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SHAPE Program for Plant-Based Eaters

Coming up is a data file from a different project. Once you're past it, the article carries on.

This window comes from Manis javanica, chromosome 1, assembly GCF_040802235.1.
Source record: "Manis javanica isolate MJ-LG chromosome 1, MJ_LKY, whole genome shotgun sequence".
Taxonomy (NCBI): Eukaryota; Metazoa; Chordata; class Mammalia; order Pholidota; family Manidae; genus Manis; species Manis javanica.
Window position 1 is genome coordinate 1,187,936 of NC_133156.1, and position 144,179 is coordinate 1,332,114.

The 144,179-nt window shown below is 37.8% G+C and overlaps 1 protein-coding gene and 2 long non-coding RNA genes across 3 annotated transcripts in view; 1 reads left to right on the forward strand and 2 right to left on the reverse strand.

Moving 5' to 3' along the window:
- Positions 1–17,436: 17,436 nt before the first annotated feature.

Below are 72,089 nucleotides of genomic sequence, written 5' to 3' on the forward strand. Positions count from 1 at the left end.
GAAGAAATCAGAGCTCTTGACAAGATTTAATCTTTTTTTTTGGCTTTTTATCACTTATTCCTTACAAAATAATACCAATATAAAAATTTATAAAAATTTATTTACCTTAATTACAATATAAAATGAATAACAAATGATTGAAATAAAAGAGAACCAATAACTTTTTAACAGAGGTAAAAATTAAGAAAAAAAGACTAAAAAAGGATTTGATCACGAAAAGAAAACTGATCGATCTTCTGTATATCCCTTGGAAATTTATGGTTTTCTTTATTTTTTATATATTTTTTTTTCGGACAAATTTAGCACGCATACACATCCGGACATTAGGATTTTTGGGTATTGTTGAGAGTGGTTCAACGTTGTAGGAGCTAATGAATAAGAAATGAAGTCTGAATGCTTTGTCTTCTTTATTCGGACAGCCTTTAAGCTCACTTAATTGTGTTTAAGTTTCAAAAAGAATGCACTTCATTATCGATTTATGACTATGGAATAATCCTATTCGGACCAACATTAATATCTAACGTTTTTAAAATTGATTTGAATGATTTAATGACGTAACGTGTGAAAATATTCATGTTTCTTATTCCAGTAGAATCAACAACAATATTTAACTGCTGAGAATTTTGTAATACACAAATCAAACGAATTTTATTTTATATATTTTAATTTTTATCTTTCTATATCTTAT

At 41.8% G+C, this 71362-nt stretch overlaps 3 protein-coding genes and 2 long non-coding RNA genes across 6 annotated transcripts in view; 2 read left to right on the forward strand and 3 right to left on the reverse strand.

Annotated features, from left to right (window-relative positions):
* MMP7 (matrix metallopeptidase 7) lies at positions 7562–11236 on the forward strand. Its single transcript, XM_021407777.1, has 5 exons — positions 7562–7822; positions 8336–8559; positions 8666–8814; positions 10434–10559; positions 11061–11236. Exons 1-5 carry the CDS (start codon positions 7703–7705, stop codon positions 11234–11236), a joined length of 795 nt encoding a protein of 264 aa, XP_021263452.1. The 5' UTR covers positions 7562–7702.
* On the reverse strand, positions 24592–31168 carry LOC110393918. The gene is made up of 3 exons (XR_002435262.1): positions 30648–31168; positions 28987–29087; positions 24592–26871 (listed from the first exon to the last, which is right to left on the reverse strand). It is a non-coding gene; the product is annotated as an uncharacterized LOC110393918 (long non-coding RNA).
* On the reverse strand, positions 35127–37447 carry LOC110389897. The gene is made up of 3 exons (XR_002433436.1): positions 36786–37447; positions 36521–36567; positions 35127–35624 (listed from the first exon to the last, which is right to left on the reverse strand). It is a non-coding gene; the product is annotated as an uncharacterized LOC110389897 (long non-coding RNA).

To be fully plant-based or not – it seems that is the question these days! Just the term “plant-based” causes debate, as some consider it to mean complete avoidance of animal products, while others say it means “mostly plants.” Known by its many forms—vegan, vegetarian, lacto-ovo vegetarian, pescatarian, raw vegan, etc.—this manner of food intake continues to grow in popularity. A 2020 study conducted by Ipsos Retail Performance showed that over 9.7 million Americans were following a vegan lifestyle. This is a 300% increase from a level measured 15 years ago and that number will may continue to climb. While the debate rages on among pundits of plant-based vs. animal-inclusive dietary lifestyles, there isn’t a doubt that eating a wide variety of unprocessed plant foods leads to better health. Does the SHAPE Program work for plant-based eaters? As SHAPE practitioners, we understand the value of including animal protein sources while following the three phases of the SHAPE Program. These include the thermogenic qualities of animal proteins, the density of protein per serving and nutritional factors that can’t be obtained through plant-based exclusivity. Yet, if you’re seeing the trends I’m seeing, you’re finding yourself sitting across from an increasing number of patients/clients who request a fully plant-based alternative to follow. SHAPE ReClaimed, admittedly, was designed from the start as an omnivorous dietary plan. Despite this, how do you help your plant-based people realize the same measure of success as the meat eaters? The keys are to fill the voids created by plant-based eating vs. animal meat inclusion, while making it interesting enough for compliance (especially in Phase I: FasTrac Cleanse), which has been made easier through new additions to the Nutrition Protocol. Common Deficiencies in Plant-Based Diets Vitamin B12: Many realize the need to supplement vitamin B12 while following a plant-based diet. A plant-based approach to the SHAPE Program is no different; the need for B12 will be palpable. Many of my plant-based patients were already supplementing with B12, however they were showing clear markers of deficiency. If you have labs to review, look for the typical high levels in B12 serum testing, but in contrast you’ll see MCV values above 92 and RDW levels above 13. If you’re a methylation geek like I am, check MTHFR/MTRR/MTR mutations. In my assessment, most will need a change to a better assimilated B12 supplement. Look for methylcobalamin vs. cyanocobalamin (hydroxocobalamin for your methyl donor problem kids). I tend to prefer liposomal delivery for B vitamins, as well. Iodine: The B12 need is basic, but did you know that many plant-based eaters are low in iodine? In my practice, I don’t have many who are consuming sea plants too often. Additionally, we’re asking that people drop their iodized salt (not a great iodine source, anyway) in favor of Celtic Sea Salt and other forms of unprocessed sea salts. This need is something to monitor, as we should all know the connection of iodine to proper thyroid function. Have a plant-based eater who isn’t releasing weight, no matter what you try? Seeing hypothyroid symptoms? Have a look at iodine levels. Other Nutrients: Plant-based eaters also have a higher risk of deficiencies in zinc, iron, omega-3 fats, calcium and vitamin D. These can be managed successfully through supplementation. Protein: But what about the elephant in the room? PROTEIN! Yes, average plant-based eaters have been shown in numerous studies to take in substantially less protein than their omnivorous friends. Here’s where the SHAPE rubber must meet the road. Sufficient protein amounts are critical to the success of the SHAPE Program. New Plant-Based Protein Options for the SHAPE Program Assuring your plant-based eaters’ needs are being met is not a tough job, especially with the new amendments that have been made to the 9th Edition of the Program Guidebook. Previously, only tofu was mentioned as a plant-based protein source, which didn’t provide much variety for these eaters. In my experience, nothing thwarts a SHAPE Program journey faster than food boredom. The new vegetarian protein additions will help. Tempeh and pea protein powder have been added as approved protein options. Tempeh: Wait a minute, isn’t there more fat and carbohydrates in tempeh than in tofu? Yes, indeed there is. Here is the comparison: QuantityCaloriesCarb (g)Fat (g)Protein (g)Tempeh4 oz. (1/2 cup)1608915Tofu4 oz. (1/2 cup)72438 Compared to tofu, tempeh is a more nutrient-dense food. Tofu is lower in calories than tempeh, but tempeh is higher in protein. Tempeh is also a true fermented soy product, causing less potential interference with thyroid health and allowing for better digestibility. Tofu is simply coagulated soy milk, while tempeh uses the actual bean curd making it denser, higher fiber and more “meat-like” in recipes. Finally, tempeh has higher vitamin totals. Try tempeh as a meat substitution while making fajitas—it’ll change your mind about this type of protein source. Most of my plant-based practice members find a good balance with incorporating both tempeh and tofu in their daily intake. SHAPE’s recommendation is to cap tempeh servings at 4 oz. daily. Pea Protein Powder: My plant-based SHAPE patients have also appreciated the addition of pea protein powder, not only to pump up their morning smoothies, but also to add vital protein their bodies need. Pea protein powders have come a long way in taste and texture since they first became available in health food stores. I’ve had great results with a fermented pea protein powder from Nutrasumma, which has 20 grams of protein per 25.5-gram scoop. Here’s the great news regarding working with plant-based eaters: As a SHAPE practitioner, you usually don’t struggle with your plant-based patients/clients getting in their minimum 4 cups of veggies, like I sometimes see with my omnivores. You’ll find pH is usually a bit higher starting out and if not, question how much processed plant foods they’re eating. I don’t typically have the struggle of inconsistent hydration with my plant-based patients and know if I do see it, chances are processed plant foods are being over-eaten. I see this plant-based junk food problem across the board with plant-based eaters, particularly strict vegans, where they assume that simply ditching the animal content in a food makes it a healthy option. Plant-based patients/clients can have all the success they desire while following the SHAPE Nutrition Protocol. You, as the practitioner, simply need to partner with them to assure that potential deficiencies are satisfied within the healthy confines of each phase of the program. I encourage you to embrace individuals from all walks of life and dietary preferences, as you now have the tools to share with them to provide an amazing and transformative experience with SHAPE ReClaimed. About the Author; Stacy Kimmel, PhD, ND: Dr. Stacy Kimmel has been a SHAPE ReClaimed practitioner for almost 10 years. He and his wife, Nicole, own and operate Thriveology, a Holistic Health Center in Sarasota, FL. He has extensive education and training in functional/sports nutrition, homeopathic and botanical remedies, kinesiology, exercise science, rehabilitative fitness and holistic healing. He is the President of AANWP/ANWPB and the Vice President of AANWC/ANWCB. He holds a Ph.D. in Natural Medicine, is licensed as a GEMA Ecclesiastical Holistic Practitioner (LEHP) and is board certified as a Natural Medicine Practitioner by the Texas Chiropractic College (CNMP). When not teaching others how to remove obstacles to great health, Dr. Stacy enjoys going to the beach, exercising and cooking; all while sharing life with Nicole.